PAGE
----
To support the contention that heavy oil is converted to gas in an inert environment, Los Alamos National Laboratories performed TGA (Thermo-Gravimetric Analysis) measurements on a Missouri heavy oil sample and found that at 500 C, almost 90% of the sample was converted to gas with more than 10% remaining as a carbon rich residue which may ultimately be suitable to support a subsequent fireflood. Another laboratory investigation studied in-situ pyrolysis of heavy oil with and without injection of a catalysis whose function was provision of a hydrogen donor. See Zhiyong Zhang, “Experimental Study Of In-Situ Upgrading For Heavy Oil Using Hydrogen Donors And Catalyst Under Steam Injection Condition”, O
Because oil formations and oils occur in a very wide range of compositions and formation types, it is desirable to have a stimulation technique which is highly adaptable to the need. Once-through boilers do not inject flue gases and do not inject superheated steam. Rather, once-through boilers discharge flue gases to the environment. The amount of discharge can be a consideration for air quality permitting in sensitive areas. On the other hand, direct contact steam generators, where all of the flue gases are injected with steam, can encounter another set of difficulties. In shallow, thin formations with low permeability, the flue gases occupy significant volume in the formation and inhibit continued injection of fluids. In environmentally sensitive areas, flue gases injected into the formation may need to be captured if they return to the surface, and disposed of in an appropriate manner. Hence, it may be desirable to keep the flue gas/steam ratio within some constraints which match the need.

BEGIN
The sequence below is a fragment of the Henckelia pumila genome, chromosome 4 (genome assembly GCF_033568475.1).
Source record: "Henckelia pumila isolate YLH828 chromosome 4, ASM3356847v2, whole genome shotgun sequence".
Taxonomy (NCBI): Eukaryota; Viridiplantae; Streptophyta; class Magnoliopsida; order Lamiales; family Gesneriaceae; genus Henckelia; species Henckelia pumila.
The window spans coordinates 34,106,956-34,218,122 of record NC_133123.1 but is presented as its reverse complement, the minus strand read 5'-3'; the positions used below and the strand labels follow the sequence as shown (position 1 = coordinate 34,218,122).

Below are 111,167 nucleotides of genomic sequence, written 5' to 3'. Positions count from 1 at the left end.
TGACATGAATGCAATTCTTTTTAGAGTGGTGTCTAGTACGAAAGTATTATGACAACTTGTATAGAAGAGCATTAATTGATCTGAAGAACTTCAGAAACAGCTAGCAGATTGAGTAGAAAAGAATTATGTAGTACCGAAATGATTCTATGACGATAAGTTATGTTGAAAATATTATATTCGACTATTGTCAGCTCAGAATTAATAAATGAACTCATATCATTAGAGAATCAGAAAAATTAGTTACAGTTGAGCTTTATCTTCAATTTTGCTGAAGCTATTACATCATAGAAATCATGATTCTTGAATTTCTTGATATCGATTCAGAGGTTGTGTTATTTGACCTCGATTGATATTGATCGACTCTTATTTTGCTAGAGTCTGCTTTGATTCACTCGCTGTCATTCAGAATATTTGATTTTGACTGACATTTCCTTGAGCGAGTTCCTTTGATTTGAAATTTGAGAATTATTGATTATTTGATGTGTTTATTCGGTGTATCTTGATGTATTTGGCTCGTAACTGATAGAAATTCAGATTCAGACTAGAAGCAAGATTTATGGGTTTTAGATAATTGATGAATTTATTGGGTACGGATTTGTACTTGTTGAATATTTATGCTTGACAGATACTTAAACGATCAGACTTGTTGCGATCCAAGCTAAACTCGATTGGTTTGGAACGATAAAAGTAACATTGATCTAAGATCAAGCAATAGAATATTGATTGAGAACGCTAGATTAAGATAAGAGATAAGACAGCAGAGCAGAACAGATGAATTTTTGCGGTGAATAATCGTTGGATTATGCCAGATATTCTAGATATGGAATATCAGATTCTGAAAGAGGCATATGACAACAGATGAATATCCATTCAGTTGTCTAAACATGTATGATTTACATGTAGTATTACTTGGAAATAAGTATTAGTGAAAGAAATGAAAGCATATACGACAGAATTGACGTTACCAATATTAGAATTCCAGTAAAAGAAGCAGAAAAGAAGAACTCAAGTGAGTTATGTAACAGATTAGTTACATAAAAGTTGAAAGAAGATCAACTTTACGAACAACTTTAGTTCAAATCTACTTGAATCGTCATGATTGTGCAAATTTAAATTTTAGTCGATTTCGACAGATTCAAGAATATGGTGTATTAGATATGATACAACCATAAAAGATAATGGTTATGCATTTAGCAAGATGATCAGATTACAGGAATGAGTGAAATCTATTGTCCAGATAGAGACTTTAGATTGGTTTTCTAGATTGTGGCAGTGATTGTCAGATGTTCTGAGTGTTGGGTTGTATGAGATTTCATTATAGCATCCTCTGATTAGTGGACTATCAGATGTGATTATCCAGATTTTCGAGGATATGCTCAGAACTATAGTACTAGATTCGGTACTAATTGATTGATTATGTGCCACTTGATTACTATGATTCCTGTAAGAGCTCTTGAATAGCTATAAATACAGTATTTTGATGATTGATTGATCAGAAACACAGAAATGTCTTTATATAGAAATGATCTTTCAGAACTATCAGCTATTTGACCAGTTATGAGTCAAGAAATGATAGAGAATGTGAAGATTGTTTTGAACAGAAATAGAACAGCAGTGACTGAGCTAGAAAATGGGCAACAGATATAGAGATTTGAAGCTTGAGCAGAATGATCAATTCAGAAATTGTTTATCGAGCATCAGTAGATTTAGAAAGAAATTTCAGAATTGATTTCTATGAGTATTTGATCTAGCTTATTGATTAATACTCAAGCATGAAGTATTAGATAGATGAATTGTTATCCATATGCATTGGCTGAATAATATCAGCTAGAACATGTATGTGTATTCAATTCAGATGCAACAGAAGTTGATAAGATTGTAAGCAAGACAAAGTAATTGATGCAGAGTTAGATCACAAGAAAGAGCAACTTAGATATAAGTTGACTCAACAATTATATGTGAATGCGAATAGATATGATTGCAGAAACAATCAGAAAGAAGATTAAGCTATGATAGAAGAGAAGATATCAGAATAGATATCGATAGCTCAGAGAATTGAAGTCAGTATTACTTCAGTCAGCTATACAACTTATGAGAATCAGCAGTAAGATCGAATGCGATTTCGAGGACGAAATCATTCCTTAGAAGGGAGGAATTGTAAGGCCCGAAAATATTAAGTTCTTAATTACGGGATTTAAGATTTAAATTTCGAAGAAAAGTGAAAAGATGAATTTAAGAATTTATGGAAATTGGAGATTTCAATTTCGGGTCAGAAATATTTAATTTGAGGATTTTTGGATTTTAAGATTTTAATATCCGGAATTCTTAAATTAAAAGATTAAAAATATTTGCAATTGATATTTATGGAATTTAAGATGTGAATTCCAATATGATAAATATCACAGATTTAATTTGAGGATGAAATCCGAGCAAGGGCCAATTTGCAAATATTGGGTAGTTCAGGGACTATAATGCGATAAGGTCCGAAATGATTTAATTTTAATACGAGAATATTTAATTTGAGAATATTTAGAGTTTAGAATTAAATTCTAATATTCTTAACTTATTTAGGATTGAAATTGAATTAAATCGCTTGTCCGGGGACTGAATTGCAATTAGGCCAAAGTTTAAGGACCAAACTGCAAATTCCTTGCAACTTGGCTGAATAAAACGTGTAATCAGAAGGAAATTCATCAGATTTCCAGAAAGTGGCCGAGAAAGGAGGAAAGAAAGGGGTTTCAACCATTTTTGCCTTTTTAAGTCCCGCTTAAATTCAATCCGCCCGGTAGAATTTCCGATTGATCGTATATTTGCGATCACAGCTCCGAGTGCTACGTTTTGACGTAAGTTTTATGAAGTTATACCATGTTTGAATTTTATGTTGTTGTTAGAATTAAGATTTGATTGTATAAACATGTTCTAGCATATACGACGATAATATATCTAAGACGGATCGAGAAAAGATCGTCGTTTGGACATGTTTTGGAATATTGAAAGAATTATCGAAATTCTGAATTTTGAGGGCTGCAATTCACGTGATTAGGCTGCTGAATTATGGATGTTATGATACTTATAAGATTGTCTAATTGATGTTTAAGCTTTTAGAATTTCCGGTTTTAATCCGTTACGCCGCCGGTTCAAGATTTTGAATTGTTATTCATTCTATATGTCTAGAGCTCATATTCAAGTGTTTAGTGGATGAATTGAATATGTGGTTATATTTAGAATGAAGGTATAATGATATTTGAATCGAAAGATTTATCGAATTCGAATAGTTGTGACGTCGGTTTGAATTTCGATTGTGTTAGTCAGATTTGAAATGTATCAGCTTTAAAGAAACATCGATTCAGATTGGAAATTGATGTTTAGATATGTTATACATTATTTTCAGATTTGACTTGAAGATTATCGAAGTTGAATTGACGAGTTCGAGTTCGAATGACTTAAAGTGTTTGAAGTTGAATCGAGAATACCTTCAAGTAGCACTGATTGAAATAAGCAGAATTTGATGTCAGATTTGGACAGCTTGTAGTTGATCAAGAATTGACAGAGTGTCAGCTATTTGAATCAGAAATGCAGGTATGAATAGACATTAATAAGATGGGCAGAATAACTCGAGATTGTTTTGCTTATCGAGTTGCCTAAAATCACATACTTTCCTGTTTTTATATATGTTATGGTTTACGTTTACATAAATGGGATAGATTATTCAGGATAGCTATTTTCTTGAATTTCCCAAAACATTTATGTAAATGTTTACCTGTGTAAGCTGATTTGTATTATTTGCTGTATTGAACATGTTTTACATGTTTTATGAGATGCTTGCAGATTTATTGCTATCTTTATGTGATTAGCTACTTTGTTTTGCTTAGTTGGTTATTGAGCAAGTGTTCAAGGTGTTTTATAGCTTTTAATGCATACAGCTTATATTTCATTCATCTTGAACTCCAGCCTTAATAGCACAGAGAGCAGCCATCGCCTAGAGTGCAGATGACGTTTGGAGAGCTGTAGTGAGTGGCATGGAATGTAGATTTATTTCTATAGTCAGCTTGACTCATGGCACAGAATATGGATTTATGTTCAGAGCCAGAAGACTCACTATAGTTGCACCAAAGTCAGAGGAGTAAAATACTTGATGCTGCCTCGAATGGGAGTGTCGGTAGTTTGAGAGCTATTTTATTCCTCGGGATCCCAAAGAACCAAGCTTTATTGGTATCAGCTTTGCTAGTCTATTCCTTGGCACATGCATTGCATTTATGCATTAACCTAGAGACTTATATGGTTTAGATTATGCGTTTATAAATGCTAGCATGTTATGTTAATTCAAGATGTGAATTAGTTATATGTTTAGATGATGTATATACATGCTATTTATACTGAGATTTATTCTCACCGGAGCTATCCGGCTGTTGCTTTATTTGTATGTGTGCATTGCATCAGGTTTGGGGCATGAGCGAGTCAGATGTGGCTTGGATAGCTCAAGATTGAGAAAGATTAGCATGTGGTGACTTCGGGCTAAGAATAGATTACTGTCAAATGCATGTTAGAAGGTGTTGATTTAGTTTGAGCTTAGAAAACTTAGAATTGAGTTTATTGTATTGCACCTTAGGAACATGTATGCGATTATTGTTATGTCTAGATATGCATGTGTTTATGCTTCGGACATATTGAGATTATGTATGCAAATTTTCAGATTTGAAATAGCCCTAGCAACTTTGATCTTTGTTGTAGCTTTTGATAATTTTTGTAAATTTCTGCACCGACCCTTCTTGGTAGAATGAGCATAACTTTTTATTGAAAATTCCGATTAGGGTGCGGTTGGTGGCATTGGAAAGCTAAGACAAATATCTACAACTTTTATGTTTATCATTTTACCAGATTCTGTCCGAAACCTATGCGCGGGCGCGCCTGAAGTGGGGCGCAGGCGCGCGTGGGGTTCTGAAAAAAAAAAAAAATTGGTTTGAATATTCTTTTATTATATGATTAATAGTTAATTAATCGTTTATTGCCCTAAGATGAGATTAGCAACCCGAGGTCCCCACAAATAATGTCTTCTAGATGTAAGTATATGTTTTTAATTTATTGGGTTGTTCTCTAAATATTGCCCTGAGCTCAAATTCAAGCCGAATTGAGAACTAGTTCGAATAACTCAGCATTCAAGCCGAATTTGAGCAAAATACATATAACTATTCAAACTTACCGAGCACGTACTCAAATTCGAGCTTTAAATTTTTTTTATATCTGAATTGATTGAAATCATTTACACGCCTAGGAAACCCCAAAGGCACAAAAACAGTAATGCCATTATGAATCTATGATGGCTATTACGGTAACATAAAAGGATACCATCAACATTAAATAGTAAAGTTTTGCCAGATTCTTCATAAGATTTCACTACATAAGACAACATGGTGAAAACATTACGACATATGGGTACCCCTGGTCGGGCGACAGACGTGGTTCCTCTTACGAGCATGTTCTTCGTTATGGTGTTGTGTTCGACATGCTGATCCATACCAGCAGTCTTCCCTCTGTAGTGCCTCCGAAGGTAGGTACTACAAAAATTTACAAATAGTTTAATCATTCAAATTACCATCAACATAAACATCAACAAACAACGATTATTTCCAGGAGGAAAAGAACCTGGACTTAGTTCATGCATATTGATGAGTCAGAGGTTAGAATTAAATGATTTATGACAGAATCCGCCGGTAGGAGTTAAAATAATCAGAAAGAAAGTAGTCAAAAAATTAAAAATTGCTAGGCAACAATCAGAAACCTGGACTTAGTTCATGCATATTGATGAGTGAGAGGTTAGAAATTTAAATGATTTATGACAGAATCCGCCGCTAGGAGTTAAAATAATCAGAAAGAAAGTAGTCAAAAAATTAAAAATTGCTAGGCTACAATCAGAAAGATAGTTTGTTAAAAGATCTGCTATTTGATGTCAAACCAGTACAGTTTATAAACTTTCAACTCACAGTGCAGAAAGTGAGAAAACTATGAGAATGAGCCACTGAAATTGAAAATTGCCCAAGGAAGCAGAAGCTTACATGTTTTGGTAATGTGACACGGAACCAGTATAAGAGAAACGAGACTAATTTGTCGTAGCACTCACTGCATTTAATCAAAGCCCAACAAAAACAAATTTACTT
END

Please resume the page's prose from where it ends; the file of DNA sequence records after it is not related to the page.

From a formation engineer's perspective, it may be advisable to initially stimulate the formation with hot water or steam containing some fraction of liquid water, with or without flue gases. Although conventional boilers, designed for a specified throughput, are available to provide input to a direct contact steam generator, it would be cumbersome to use multiple thermal tools to provide this variability. Matching the two systems presents design problems unaddressed by known systems.
In the traditional direct contact steam generator, the combustor chamber (“can”) was cooled by feedwater that was still in the liquid state, so that high heat transfer coefficients would be experienced. If saturated steam vapor is entering the direct contact steam generator or superheater, then vapor heat transfer coefficients will be considerably lower and overheating of the combustor is possible. What is needed is a design for a direct contact steam generator or superheater, the combustor of which is protected from adiabatic flame temperatures at the stoichiometric condition (exactly the correct ratio of fuel to oxidizer, i.e., equivalence of unity) where temperatures are expected to be around 2200 K.
In order to deliver superheated steam to deep heavy oil formations, it is important to keep heat losses in the steam injection tubing to an absolute minimum, and even then, casing stresses and failure and leaking of high temperature thermal packers (which have temperature ratings consistent with saturated steam at much lower temperature) can be anticipated. As described in U.S. Pat. No. 4,366,860, a high energy output direct contact steam generator, operating at high pressure, can be sufficiently compact to be installed in conventional casing dimensions. What is needed is a downhole superheater, where deep formations are to be treated.BRIEF SUMMARY OF THE INVENTION
One object of the present invention is to provide systems and methods that can produce a desired combination of single or two-phase steam with or without combustion gases, or superheated steam with a controllable quantity of combustion gases, to enhance oil recovery from a given well. The systems and methods comprise a direct-contact steam generator or superheater (“superheater”) capable of performing combustion and operating on feedwater in either a liquid state or a gas state or some combination of both states and generating a superheated steam having a specified ratio of non-condensable combustion gases to feedwater vapor for injection into the well. The systems and methods of the present invention comprise an indirect-contact steam generator for generating a specified quantity and/or quality of feedwater vapor for delivery to the superheater.